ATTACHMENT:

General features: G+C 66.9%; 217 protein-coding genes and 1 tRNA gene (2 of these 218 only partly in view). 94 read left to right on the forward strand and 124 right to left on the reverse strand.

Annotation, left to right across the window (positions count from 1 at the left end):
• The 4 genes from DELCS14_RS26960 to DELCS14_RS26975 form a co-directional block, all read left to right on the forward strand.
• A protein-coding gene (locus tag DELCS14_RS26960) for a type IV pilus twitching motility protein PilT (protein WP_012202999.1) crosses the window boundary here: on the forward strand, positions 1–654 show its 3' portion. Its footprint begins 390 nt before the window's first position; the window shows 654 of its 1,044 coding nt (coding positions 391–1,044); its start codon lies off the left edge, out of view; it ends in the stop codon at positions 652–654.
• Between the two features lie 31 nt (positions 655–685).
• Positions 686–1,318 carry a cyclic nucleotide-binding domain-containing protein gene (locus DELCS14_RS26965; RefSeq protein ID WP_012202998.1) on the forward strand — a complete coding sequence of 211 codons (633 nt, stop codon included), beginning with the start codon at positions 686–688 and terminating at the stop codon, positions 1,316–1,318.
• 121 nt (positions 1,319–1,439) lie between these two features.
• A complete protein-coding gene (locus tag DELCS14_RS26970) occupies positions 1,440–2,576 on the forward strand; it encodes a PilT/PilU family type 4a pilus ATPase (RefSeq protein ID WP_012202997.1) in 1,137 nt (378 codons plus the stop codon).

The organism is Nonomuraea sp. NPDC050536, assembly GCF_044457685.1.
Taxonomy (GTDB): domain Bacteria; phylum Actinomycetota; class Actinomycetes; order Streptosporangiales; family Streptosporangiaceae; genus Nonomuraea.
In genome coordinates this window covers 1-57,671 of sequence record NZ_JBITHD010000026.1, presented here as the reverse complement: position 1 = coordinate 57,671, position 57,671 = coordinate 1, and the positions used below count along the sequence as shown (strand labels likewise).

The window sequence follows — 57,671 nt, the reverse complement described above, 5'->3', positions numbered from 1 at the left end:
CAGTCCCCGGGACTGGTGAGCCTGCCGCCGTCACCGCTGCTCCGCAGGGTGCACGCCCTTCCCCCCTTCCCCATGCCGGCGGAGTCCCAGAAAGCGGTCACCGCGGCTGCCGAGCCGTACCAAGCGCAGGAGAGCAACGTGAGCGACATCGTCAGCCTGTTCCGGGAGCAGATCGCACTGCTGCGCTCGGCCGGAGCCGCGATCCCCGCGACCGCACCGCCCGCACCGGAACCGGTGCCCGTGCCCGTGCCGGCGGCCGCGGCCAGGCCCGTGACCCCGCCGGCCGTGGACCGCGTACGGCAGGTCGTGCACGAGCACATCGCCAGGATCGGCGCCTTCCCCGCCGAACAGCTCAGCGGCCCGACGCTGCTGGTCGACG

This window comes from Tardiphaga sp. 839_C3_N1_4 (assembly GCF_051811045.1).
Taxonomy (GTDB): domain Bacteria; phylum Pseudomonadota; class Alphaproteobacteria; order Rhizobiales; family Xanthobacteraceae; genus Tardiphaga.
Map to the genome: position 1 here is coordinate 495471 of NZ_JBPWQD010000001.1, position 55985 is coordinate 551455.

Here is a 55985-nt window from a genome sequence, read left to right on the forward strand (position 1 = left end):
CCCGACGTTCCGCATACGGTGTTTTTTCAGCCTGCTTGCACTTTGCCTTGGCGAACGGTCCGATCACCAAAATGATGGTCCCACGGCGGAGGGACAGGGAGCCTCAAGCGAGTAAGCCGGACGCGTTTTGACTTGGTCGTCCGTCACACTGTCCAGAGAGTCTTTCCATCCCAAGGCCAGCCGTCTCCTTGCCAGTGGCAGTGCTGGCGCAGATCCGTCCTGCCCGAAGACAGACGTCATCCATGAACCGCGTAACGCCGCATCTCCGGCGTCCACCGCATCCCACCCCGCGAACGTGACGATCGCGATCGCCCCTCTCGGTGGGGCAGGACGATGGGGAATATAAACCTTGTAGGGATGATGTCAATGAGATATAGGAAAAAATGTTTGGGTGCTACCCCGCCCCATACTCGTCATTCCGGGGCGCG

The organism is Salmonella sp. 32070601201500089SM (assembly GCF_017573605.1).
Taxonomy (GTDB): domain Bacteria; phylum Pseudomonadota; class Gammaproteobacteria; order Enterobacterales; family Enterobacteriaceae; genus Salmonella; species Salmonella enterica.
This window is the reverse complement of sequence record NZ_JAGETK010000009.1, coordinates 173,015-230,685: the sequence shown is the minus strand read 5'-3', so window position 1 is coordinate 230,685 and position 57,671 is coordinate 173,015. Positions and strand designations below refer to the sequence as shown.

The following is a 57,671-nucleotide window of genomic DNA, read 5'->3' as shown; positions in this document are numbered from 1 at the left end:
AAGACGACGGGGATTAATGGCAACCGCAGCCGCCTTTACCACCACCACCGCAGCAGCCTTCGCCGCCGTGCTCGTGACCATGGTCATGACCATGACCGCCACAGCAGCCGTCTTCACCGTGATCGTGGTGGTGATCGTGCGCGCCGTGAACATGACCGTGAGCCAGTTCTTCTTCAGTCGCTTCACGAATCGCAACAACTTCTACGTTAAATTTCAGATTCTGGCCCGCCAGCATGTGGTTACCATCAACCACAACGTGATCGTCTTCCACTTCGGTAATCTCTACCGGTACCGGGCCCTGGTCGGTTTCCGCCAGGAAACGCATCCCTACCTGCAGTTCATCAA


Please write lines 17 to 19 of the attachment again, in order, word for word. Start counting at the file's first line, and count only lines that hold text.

Here is a 55985-nt window from a genome sequence, read left to right on the forward strand (position 1 = left end):
CCCGACGTTCCGCATACGGTGTTTTTTCAGCCTGCTTGCACTTTGCCTTGGCGAACGGTCCGATCACCAAAATGATGGTCCCACGGCGGAGGGACAGGGAGCCTCAAGCGAGTAAGCCGGACGCGTTTTGACTTGGTCGTCCGTCACACTGTCCAGAGAGTCTTTCCATCCCAAGGCCAGCCGTCTCCTTGCCAGTGGCAGTGCTGGCGCAGATCCGTCCTGCCCGAAGACAGACGTCATCCATGAACCGCGTAACGCCGCATCTCCGGCGTCCACCGCATCCCACCCCGCGAACGTGACGATCGCGATCGCCCCTCTCGGTGGGGCAGGACGATGGGGAATATAAACCTTGTAGGGATGATGTCAATGAGATATAGGAAAAAATGTTTGGGTGCTACCCCGCCCCATACTCGTCATTCCGGGGCGCG

The organism is Salmonella sp. 32070601201500089SM (assembly GCF_017573605.1).